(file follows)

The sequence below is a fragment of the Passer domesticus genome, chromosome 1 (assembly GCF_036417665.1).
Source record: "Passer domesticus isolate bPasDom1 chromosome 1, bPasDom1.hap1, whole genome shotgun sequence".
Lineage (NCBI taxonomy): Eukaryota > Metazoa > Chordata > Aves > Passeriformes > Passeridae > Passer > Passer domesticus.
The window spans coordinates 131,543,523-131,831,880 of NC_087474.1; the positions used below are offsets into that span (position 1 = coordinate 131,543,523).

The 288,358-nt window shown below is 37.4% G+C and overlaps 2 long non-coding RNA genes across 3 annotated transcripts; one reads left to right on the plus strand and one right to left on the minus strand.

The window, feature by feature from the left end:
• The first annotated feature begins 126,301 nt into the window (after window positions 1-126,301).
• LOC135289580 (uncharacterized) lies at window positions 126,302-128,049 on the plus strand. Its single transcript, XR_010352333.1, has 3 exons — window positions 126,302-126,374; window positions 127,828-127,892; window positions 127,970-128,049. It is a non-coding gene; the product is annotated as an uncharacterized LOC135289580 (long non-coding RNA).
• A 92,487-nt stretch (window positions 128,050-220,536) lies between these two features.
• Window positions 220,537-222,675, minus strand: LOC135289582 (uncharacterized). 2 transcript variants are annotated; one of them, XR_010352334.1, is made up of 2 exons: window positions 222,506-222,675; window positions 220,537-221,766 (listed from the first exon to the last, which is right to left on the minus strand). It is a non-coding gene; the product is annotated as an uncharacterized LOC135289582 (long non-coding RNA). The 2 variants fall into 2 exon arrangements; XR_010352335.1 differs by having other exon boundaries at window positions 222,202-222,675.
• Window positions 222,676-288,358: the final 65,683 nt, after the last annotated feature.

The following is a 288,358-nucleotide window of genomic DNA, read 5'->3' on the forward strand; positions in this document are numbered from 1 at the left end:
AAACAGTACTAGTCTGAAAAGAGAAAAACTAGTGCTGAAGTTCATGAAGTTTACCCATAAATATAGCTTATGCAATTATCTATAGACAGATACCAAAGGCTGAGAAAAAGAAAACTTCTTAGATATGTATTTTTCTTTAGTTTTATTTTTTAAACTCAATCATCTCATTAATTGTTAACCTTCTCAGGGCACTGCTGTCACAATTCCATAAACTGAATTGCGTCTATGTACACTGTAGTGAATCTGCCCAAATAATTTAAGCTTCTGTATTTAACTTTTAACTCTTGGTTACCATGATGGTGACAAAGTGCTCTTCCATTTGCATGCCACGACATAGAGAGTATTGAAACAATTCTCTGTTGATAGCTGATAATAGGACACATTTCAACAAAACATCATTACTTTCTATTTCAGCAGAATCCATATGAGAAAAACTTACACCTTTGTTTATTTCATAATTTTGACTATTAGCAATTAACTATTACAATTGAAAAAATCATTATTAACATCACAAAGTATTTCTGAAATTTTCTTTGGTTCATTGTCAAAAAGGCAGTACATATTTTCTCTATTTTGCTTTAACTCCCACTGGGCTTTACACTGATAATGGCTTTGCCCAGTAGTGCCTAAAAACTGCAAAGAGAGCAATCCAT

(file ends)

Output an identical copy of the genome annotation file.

The sequence below is a fragment of the Passer domesticus genome, chromosome 1 (assembly GCF_036417665.1).
Source record: "Passer domesticus isolate bPasDom1 chromosome 1, bPasDom1.hap1, whole genome shotgun sequence".
Lineage (NCBI taxonomy): Eukaryota > Metazoa > Chordata > Aves > Passeriformes > Passeridae > Passer > Passer domesticus.
The window spans coordinates 131,543,523-131,831,880 of NC_087474.1; the positions used below are offsets into that span (position 1 = coordinate 131,543,523).

The 288,358-nt window shown below is 37.4% G+C and overlaps 2 long non-coding RNA genes across 3 annotated transcripts; one reads left to right on the plus strand and one right to left on the minus strand.

The window, feature by feature from the left end:
• The first annotated feature begins 126,301 nt into the window (after window positions 1-126,301).
• LOC135289580 (uncharacterized) lies at window positions 126,302-128,049 on the plus strand. Its single transcript, XR_010352333.1, has 3 exons — window positions 126,302-126,374; window positions 127,828-127,892; window positions 127,970-128,049. It is a non-coding gene; the product is annotated as an uncharacterized LOC135289580 (long non-coding RNA).
• A 92,487-nt stretch (window positions 128,050-220,536) lies between these two features.
• Window positions 220,537-222,675, minus strand: LOC135289582 (uncharacterized). 2 transcript variants are annotated; one of them, XR_010352334.1, is made up of 2 exons: window positions 222,506-222,675; window positions 220,537-221,766 (listed from the first exon to the last, which is right to left on the minus strand). It is a non-coding gene; the product is annotated as an uncharacterized LOC135289582 (long non-coding RNA). The 2 variants fall into 2 exon arrangements; XR_010352335.1 differs by having other exon boundaries at window positions 222,202-222,675.
• Window positions 222,676-288,358: the final 65,683 nt, after the last annotated feature.

The following is a 288,358-nucleotide window of genomic DNA, read 5'->3' on the forward strand; positions in this document are numbered from 1 at the left end:
AAACAGTACTAGTCTGAAAAGAGAAAAACTAGTGCTGAAGTTCATGAAGTTTACCCATAAATATAGCTTATGCAATTATCTATAGACAGATACCAAAGGCTGAGAAAAAGAAAACTTCTTAGATATGTATTTTTCTTTAGTTTTATTTTTTAAACTCAATCATCTCATTAATTGTTAACCTTCTCAGGGCACTGCTGTCACAATTCCATAAACTGAATTGCGTCTATGTACACTGTAGTGAATCTGCCCAAATAATTTAAGCTTCTGTATTTAACTTTTAACTCTTGGTTACCATGATGGTGACAAAGTGCTCTTCCATTTGCATGCCACGACATAGAGAGTATTGAAACAATTCTCTGTTGATAGCTGATAATAGGACACATTTCAACAAAACATCATTACTTTCTATTTCAGCAGAATCCATATGAGAAAAACTTACACCTTTGTTTATTTCATAATTTTGACTATTAGCAATTAACTATTACAATTGAAAAAATCATTATTAACATCACAAAGTATTTCTGAAATTTTCTTTGGTTCATTGTCAAAAAGGCAGTACATATTTTCTCTATTTTGCTTTAACTCCCACTGGGCTTTACACTGATAATGGCTTTGCCCAGTAGTGCCTAAAAACTGCAAAGAGAGCAATCCAT